How to take this? Allow me to be straight with you: I did not take this well. I found myself in shock. I kind of felt betrayed by my fellow wo/man. I felt like saying “I quit. F**k them. Let the English be a bunch of miserable b*****ds.”  I found myself asking myself what kind of world am I living in. How does it make sense that in an open plan office I can compliment Stefan (the young Danish) guy on his dress sense and build up a ‘buddy’ type relating. And in the same open plan office compliment a young lady (same age range as Stefan) and find myself faced with a complaint. “How the f**k does this world make sense?”

Once I stopped playing the game of victim I a few things hit me:

  • If the game that I am playing was an easy one in the English culture then most folks would be playing it and the English would not be the English.
  • That every game has a price. And the price of the game I am playing (calling forth, adding to the beauty of this world) involves being OK with the ugliness of the world – including the ugliness of folks not being able to take compliments or misinterpreting them.
  • That I have a say in the matter of how I am going to show up and travel given the way that it is and the way it is not.  I can choose to focus on the one complaint or I can focus on the tens of smiles and conversations that I generated over the course of four weeks.
  • That I can choose to ignore this complaint. Or I can learn from it and be more sharply attuned to the person I am acknowledging / complimenting – maybe some folks are simply not ready to be with that which comes with being complimented. Maybe some folks prefer compliments / acknowledgements in a private setting. That I can use that which occurred to be wiser.

I found myself ‘comforted’ by these words of wisdom:

 

stone tiger man y gasset quote

Is there anything more to say? Yes, I continue to play the game of adding to / calling forth the beauty of this world including my fellow wo/man. And I get in the process all kinds of obstacles will show up. That it is up to me as to how to face them. Further, at any time, I can choose to play this game differently. Or choose to play an entirely different game.

I thank you for your listening. I wish you great living. Live beautifully and as the French say “a la procaine”.

 

 

Play BIG By Granting Yourself Permission To Be Fractured/Broken


My parents were great at beating me up. How so? By pointing out where I failed to match their expectations. My school teachers were great at beating me up. How so? My pointing out where I failed to meet their standards? In the business world, my managers have been great at beating me up. How so? By pointing out my deficiencies / weaknesses during the appraisal process.

It worked. Over the course of time I became a master of beating myself. Never content to be and to enjoy that which I have. Always striving to do (more, different), become (more, better, different) and look like I have it all together (for myself, for others).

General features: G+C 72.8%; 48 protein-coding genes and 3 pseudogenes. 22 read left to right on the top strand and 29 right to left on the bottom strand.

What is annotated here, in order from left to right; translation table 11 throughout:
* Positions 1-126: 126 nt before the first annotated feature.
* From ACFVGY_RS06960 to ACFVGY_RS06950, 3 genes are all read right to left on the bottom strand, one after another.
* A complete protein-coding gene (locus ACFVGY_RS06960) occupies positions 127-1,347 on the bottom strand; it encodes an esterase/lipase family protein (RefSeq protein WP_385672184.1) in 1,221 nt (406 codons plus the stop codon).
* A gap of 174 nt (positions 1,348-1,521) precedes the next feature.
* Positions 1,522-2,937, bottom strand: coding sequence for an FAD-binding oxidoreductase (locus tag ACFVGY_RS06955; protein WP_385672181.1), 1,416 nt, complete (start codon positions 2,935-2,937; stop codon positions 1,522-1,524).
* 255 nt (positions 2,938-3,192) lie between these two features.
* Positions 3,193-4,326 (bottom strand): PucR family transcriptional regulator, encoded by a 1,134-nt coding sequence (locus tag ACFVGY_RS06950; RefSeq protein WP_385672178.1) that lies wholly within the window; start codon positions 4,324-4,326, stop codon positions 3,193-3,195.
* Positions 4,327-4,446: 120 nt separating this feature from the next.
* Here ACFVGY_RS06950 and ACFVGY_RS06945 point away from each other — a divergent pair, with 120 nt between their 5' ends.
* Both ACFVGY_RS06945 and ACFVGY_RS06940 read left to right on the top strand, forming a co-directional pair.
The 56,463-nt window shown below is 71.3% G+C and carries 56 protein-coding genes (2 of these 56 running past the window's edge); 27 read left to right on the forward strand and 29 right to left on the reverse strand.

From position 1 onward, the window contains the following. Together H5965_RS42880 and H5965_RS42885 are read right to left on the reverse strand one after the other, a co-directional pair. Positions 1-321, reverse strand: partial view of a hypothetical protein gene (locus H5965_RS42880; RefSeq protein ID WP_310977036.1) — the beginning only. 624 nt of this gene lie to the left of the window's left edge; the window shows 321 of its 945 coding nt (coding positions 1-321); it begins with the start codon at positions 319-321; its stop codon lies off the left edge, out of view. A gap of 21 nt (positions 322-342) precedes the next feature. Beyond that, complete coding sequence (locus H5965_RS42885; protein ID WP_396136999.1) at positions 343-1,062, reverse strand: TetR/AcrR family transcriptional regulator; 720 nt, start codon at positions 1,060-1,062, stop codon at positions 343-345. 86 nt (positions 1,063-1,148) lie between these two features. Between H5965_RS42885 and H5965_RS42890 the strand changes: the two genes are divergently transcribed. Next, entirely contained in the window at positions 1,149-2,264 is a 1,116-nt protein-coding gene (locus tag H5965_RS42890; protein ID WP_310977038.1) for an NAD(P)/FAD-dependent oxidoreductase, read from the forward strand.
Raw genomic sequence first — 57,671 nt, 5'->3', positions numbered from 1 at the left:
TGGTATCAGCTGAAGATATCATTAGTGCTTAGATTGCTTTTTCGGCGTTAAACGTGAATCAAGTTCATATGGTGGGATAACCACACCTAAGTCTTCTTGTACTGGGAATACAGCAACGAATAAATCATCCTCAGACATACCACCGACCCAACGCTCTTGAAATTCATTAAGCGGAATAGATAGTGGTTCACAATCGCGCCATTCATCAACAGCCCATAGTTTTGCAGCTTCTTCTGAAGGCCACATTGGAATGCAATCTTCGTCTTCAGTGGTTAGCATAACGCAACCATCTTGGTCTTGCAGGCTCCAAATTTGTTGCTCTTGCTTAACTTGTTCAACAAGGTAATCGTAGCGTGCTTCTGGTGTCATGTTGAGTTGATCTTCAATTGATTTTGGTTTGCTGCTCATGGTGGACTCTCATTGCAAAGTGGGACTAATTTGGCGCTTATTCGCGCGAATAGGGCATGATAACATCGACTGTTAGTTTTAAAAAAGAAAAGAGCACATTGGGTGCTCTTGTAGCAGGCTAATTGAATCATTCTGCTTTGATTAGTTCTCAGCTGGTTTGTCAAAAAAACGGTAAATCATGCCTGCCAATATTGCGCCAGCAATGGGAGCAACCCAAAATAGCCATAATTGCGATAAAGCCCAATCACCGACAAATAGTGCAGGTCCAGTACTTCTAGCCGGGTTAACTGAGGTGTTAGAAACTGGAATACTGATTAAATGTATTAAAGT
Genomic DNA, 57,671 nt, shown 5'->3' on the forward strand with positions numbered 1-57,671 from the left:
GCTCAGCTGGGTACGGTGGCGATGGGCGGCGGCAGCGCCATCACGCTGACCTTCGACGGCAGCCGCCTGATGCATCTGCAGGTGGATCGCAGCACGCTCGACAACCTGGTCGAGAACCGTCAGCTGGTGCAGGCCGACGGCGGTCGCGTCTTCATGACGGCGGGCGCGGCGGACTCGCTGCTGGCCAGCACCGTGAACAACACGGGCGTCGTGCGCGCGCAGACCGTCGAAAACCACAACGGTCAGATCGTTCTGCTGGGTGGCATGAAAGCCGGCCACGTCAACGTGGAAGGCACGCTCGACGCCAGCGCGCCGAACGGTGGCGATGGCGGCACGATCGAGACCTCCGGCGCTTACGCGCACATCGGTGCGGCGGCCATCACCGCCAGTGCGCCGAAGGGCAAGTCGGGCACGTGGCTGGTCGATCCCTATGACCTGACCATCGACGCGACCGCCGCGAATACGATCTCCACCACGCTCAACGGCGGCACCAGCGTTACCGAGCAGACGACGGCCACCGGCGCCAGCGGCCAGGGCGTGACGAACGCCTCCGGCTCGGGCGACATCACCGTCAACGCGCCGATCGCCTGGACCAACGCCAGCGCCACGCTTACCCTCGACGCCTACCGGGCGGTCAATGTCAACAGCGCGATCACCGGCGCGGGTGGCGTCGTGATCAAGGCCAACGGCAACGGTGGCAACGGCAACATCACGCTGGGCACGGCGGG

One day I got it. I gave myself permission to be, including the permission to be broken, imperfect.  Someone told me that I lacked ambition. I found myself saying “I give myself permission to be not-ambitious”. Someone told me that some work project had not turned out to her satisfaction. I found myself saying “I take full responsibility”. Someone charged me being selfish. I found myself saying “I give myself permission to be selfish”.  Someone told me that which I write at The Customer & Leadership Blog has typos. I found myself saying “I give myself permission to make mistakes including typos.” The response was something like “But you will taint your personal brand!”. I found myself saying “I give myself permission to be ok with a tainted personal brand.”

I give myself permission to be. It occurs to me that giving oneself the permission to be is the access to freedom. It is liberation from the tyranny of the “should”: I should be this, not that. This is not popular with the many who seek to shape me to their image of who I should be through their “should”.  Yet, I notice that when I grant myself permission to be, I grant myself peace.

I leave you with words of wisdom:

“It’s a naked thing to show we are fractured, the we do not have it all together. Broken all the way through to the bottom. What freedom that is, to be what we are in the moment, even if it’s unacceptable…..

Think about it. We are always doing a dance – I’m good,  I’m this, I’m that. Rather than the truth – I don’t know who I am. Instead, we scurry to figure it out. We write another book, buy another blouse, exhaust ourselves. Imagine the freedom to let it be, this not-knowing. How vulnerable. This is why I love the attendant. He said who he was – a broken man …. When his teacher asked for more, the monk didn’t do a jig to win him over. There was no more. Usually, we will do anything to cover up a reality so naked.”

– Natalie Goldberg, The Best Buddhist Writing 2008

It occurs to me that when I granted myself permission to be, I did not just grant myself peace, I also granted myself power.  That is another conversation, for another day.

How To Open Yourself Up To The Experience Of Joy